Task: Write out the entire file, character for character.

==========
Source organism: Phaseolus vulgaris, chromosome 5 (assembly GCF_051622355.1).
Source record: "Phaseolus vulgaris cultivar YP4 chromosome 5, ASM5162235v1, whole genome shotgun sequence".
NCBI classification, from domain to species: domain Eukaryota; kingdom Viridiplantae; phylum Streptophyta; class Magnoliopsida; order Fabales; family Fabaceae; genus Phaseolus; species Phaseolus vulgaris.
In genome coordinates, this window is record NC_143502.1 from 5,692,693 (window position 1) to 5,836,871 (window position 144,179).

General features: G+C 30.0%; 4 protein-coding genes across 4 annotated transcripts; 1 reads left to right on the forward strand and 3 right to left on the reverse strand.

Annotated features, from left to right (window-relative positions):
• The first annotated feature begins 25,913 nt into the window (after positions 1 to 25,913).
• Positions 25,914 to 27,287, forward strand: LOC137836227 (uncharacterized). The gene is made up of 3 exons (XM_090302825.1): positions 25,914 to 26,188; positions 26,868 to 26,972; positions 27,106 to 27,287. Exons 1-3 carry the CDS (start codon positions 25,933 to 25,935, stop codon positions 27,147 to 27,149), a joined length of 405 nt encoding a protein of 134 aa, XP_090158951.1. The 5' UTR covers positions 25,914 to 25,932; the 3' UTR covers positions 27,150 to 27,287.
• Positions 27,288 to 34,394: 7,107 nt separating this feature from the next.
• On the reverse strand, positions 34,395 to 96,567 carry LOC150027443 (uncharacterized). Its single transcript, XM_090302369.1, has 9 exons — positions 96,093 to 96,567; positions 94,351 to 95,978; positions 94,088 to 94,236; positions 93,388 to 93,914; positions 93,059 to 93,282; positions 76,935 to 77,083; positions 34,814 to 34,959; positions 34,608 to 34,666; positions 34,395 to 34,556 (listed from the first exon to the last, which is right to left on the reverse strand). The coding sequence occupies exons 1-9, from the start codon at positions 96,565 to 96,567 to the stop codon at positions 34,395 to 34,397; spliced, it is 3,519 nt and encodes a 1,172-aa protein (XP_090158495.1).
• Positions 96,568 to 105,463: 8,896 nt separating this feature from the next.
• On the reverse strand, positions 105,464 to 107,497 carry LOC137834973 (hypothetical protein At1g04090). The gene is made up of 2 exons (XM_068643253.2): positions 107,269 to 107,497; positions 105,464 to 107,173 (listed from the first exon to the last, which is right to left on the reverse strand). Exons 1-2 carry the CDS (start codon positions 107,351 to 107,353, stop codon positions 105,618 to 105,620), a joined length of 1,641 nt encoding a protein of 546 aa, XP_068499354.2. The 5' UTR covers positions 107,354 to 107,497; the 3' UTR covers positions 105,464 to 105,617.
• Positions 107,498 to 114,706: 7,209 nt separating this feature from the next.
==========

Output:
Source organism: Phaseolus vulgaris, chromosome 5 (assembly GCF_051622355.1).
Source record: "Phaseolus vulgaris cultivar YP4 chromosome 5, ASM5162235v1, whole genome shotgun sequence".
NCBI classification, from domain to species: domain Eukaryota; kingdom Viridiplantae; phylum Streptophyta; class Magnoliopsida; order Fabales; family Fabaceae; genus Phaseolus; species Phaseolus vulgaris.
In genome coordinates, this window is record NC_143502.1 from 5,692,693 (window position 1) to 5,836,871 (window position 144,179).

General features: G+C 30.0%; 4 protein-coding genes across 4 annotated transcripts; 1 reads left to right on the forward strand and 3 right to left on the reverse strand.

Annotated features, from left to right (window-relative positions):
• The first annotated feature begins 25,913 nt into the window (after positions 1 to 25,913).
• Positions 25,914 to 27,287, forward strand: LOC137836227 (uncharacterized). The gene is made up of 3 exons (XM_090302825.1): positions 25,914 to 26,188; positions 26,868 to 26,972; positions 27,106 to 27,287. Exons 1-3 carry the CDS (start codon positions 25,933 to 25,935, stop codon positions 27,147 to 27,149), a joined length of 405 nt encoding a protein of 134 aa, XP_090158951.1. The 5' UTR covers positions 25,914 to 25,932; the 3' UTR covers positions 27,150 to 27,287.
• Positions 27,288 to 34,394: 7,107 nt separating this feature from the next.
• On the reverse strand, positions 34,395 to 96,567 carry LOC150027443 (uncharacterized). Its single transcript, XM_090302369.1, has 9 exons — positions 96,093 to 96,567; positions 94,351 to 95,978; positions 94,088 to 94,236; positions 93,388 to 93,914; positions 93,059 to 93,282; positions 76,935 to 77,083; positions 34,814 to 34,959; positions 34,608 to 34,666; positions 34,395 to 34,556 (listed from the first exon to the last, which is right to left on the reverse strand). The coding sequence occupies exons 1-9, from the start codon at positions 96,565 to 96,567 to the stop codon at positions 34,395 to 34,397; spliced, it is 3,519 nt and encodes a 1,172-aa protein (XP_090158495.1).
• Positions 96,568 to 105,463: 8,896 nt separating this feature from the next.
• On the reverse strand, positions 105,464 to 107,497 carry LOC137834973 (hypothetical protein At1g04090). The gene is made up of 2 exons (XM_068643253.2): positions 107,269 to 107,497; positions 105,464 to 107,173 (listed from the first exon to the last, which is right to left on the reverse strand). Exons 1-2 carry the CDS (start codon positions 107,351 to 107,353, stop codon positions 105,618 to 105,620), a joined length of 1,641 nt encoding a protein of 546 aa, XP_068499354.2. The 5' UTR covers positions 107,354 to 107,497; the 3' UTR covers positions 105,464 to 105,617.
• Positions 107,498 to 114,706: 7,209 nt separating this feature from the next.